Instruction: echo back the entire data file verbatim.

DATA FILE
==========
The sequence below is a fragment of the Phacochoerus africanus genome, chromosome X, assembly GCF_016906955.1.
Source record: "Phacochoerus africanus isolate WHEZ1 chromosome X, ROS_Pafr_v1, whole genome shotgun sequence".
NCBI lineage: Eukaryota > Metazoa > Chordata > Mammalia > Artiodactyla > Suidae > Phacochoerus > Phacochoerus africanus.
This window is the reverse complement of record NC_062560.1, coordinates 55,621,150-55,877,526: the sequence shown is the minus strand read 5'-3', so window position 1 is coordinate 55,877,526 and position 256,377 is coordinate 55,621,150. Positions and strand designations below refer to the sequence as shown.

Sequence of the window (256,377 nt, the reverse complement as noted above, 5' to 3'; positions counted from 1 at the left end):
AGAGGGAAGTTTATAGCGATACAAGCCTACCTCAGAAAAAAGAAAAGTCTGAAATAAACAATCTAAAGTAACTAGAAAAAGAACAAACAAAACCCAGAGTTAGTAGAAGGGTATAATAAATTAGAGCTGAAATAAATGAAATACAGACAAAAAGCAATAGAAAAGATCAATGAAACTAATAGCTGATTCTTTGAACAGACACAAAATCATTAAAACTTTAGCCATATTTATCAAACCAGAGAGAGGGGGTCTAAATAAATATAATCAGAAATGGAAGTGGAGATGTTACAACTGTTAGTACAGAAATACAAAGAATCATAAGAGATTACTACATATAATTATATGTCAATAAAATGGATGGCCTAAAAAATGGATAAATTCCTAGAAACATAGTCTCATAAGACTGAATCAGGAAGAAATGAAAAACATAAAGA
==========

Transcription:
The sequence below is a fragment of the Phacochoerus africanus genome, chromosome X, assembly GCF_016906955.1.
Source record: "Phacochoerus africanus isolate WHEZ1 chromosome X, ROS_Pafr_v1, whole genome shotgun sequence".
NCBI lineage: Eukaryota > Metazoa > Chordata > Mammalia > Artiodactyla > Suidae > Phacochoerus > Phacochoerus africanus.
This window is the reverse complement of record NC_062560.1, coordinates 55,621,150-55,877,526: the sequence shown is the minus strand read 5'-3', so window position 1 is coordinate 55,877,526 and position 256,377 is coordinate 55,621,150. Positions and strand designations below refer to the sequence as shown.

Sequence of the window (256,377 nt, the reverse complement as noted above, 5' to 3'; positions counted from 1 at the left end):
AGAGGGAAGTTTATAGCGATACAAGCCTACCTCAGAAAAAAGAAAAGTCTGAAATAAACAATCTAAAGTAACTAGAAAAAGAACAAACAAAACCCAGAGTTAGTAGAAGGGTATAATAAATTAGAGCTGAAATAAATGAAATACAGACAAAAAGCAATAGAAAAGATCAATGAAACTAATAGCTGATTCTTTGAACAGACACAAAATCATTAAAACTTTAGCCATATTTATCAAACCAGAGAGAGGGGGTCTAAATAAATATAATCAGAAATGGAAGTGGAGATGTTACAACTGTTAGTACAGAAATACAAAGAATCATAAGAGATTACTACATATAATTATATGTCAATAAAATGGATGGCCTAAAAAATGGATAAATTCCTAGAAACATAGTCTCATAAGACTGAATCAGGAAGAAATGAAAAACATAAAGA